Tag Archives: learning note names

One Minute Challenge

OneMInuteClubPP2014One Minute Challenge 2014

Jane Bastien,  composer, method book author,  and piano pedagogy expert talked about an idea that I use with my piano students. This post explains how I do it. 

I thought up the idea of a different card each year when I noticed my elementary students liked to collect cards and put things in scrapbooks. You can watch a video here of my students saying and playing flash cards.  If you need little mini cards, click here for mini grand staff cards and here for mini ledger line cards. If you use different color card stock for each level, it makes it easier.

Teachers who do this each year have their own way of doing things. Some tell me they have different sets of cards for each level. Some use less cards for younger students and more cards for high school students.

Included in this year’s PDF file is the set of “membership cards” that are made to be printed on pre-perforated business card stock, a large certificate for those of you who like to give out certificates at your recital, and a chart to post each student’s time, as they try each week to improve.

Since I’ve written at length about this over the years, here are some frequently asked questions from the past.

What is the One Minute Challenge?

This is a way for students to learn to say and play notes on the grand staff. If they can do it in 60 seconds or less, they get this membership card. Once a student is the fastest in my studio, they win a gift card (my students like iTunes or restaurant cards) and “retire.”  This is something that my students look forward to each year.

What is the age of students who participate?

I made the cards for children about age 8 to 11, but most my older students participate in the contest, unless they were the overall fastest in a previous year.  In my studio, it takes several years of lessons before a student can do this in less than one minute. Only a few students in grades 3  can do the entire grand staff, so I don’t try that with younger students. This year, I am going to try something different and use just the 9 cards around middle C for my K-grade 3 students. They asked to join in the fun, so we’ve been preparing all year. Use your judgement as a teacher.

How many flash cards do you use?

I use 21 cards, the entire grand staff from bass G to treble F. As I said above, this year I am trying something different. 

What do they do with the cards?

I give my elementary age students a plastic badge holder with a chain and attach it to their music bag. I ask middle school students if they want one. Some teachers post them on the wall.

Why do they have to play the note as well as say it? Isn’t it enough to know the name of the note?

Piano students need to know where to quickly move their hands when they see a note that is not in a five-finger position. This is not a cure for students who can’t sight read because they have difficulty tracking notes on the staff and/or other problems that often seem insurmountable. However, for average students, I notice sight reading skills improve as they learn where to move their hands. Good sight readers do not think of individual notes as they play, but in patterns of intervals. This is just one part of the difficult skill of sight-reading.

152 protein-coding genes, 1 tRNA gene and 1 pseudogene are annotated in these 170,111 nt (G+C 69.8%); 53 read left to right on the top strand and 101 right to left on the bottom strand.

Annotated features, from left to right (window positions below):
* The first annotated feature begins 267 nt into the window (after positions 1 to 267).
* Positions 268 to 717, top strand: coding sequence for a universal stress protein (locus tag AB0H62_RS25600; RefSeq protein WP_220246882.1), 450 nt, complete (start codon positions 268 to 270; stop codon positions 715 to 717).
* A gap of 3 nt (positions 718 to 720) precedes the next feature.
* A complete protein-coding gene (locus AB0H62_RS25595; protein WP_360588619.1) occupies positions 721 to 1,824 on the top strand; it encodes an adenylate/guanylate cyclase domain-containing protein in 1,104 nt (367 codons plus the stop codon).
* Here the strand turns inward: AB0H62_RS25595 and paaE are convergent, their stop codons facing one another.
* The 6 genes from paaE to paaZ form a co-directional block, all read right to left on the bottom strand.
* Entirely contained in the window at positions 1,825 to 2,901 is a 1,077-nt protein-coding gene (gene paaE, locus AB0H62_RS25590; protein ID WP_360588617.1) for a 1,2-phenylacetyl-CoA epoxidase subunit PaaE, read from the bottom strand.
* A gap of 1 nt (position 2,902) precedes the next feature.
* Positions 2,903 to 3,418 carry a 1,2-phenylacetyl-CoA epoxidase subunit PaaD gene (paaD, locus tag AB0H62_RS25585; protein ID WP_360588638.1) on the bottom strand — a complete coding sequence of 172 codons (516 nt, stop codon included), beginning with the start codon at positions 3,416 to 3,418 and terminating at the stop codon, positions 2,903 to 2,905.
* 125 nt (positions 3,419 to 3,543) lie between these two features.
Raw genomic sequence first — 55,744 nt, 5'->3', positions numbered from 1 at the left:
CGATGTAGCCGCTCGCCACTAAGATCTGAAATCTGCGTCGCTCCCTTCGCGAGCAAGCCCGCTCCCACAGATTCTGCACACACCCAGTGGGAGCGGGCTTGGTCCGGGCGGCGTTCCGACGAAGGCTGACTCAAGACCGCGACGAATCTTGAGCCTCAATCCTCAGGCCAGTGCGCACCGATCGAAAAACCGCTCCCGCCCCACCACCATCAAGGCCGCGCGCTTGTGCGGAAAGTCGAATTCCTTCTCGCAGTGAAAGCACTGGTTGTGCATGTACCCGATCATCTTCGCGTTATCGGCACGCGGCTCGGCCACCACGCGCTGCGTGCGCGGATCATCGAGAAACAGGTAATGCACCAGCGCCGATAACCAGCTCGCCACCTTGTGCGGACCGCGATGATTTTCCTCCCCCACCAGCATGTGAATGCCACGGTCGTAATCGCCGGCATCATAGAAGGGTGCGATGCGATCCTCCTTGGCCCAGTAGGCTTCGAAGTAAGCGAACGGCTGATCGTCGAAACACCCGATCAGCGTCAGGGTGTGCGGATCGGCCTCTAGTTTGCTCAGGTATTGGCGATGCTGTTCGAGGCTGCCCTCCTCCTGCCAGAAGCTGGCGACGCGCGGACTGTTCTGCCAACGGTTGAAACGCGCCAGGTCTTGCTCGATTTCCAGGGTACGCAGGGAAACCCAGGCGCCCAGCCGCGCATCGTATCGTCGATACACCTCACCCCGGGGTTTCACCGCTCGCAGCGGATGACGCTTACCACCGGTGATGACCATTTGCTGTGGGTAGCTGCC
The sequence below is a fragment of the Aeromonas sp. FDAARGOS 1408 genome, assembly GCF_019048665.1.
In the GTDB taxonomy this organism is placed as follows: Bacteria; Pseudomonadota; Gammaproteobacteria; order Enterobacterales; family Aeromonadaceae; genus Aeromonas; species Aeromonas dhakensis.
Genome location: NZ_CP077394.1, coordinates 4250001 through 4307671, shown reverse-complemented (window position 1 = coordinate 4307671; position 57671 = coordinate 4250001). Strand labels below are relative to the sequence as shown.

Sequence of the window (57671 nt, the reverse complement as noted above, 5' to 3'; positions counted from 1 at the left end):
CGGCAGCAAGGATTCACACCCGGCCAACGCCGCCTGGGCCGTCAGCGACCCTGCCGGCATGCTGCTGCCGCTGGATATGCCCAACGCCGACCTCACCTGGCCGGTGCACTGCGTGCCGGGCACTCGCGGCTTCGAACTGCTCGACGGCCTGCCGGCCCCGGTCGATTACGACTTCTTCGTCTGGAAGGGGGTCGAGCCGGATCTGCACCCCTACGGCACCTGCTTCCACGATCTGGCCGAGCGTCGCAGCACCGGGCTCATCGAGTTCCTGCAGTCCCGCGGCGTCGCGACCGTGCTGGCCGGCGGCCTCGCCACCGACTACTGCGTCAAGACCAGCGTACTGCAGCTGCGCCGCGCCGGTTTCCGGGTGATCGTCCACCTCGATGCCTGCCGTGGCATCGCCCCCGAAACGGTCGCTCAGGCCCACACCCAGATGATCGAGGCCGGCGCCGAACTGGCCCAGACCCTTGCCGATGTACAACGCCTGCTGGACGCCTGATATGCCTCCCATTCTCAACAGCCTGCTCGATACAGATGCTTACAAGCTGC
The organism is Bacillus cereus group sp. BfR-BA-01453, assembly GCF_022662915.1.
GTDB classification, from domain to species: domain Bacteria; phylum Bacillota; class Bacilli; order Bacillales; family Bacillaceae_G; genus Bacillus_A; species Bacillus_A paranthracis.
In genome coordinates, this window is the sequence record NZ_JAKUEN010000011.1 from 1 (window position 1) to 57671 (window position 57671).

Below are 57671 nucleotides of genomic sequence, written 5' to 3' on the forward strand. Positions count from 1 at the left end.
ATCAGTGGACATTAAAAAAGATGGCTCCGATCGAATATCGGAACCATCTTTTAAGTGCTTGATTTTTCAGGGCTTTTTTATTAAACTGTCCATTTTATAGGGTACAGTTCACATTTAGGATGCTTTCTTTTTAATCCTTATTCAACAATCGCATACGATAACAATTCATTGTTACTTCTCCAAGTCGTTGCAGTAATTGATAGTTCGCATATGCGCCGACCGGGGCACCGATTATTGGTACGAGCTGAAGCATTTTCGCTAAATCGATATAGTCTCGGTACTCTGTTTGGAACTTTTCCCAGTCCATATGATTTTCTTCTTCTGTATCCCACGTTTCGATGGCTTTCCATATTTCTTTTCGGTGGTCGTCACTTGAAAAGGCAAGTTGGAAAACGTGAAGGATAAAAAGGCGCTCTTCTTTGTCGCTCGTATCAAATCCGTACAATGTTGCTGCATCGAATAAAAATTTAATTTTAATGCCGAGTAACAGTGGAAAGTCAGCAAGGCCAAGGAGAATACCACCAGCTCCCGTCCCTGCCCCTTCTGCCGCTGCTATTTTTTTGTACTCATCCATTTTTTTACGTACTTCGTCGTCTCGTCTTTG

How much time do you spend on this at a lesson?

I run the challenge for about 2 months. I don’t think a lot of time should be spent on this. Just a couple of minutes each week can reap great rewards if the student is prepared in the first place. If students take over 2 minutes, I usually need to prepare them better before I start timing. Often the problem is simply developmental. Students need to learn gradually and in a child-centered manner. That takes time and patience on the teacher’s part. Before you start flash cards, use a lot of activities and games to learn the note names. There are many free resources on my website and other sites in the links on this blog. Don’t let this turn into drudgery!

I gave up on this because my students don’t like flash cards. Do you have any suggestions?

Some teachers can make this fun and some can’t. If you still want to try, make sure they are old enough, know all their notes, and have the potential to be successful. Do a lot of note naming activities before you start. Prepare them well. Realize that not everyone in your studio has to participate.  There are many pages of note naming resources on my website and other websites. If your student has a learning disability, tread very carefully. Not every idea works with every student. I have had students who freeze up when they are being timed, especially if they are older beginners.

These cards are not centered correctly when I print them out on my blank business cards. What am I doing wrong?  

When you print the PDF file, under “size options” select “actual size.” You need the latest update to Adobe Reader for it to print correctly. This is a free download you can get at the Adobe Reader website.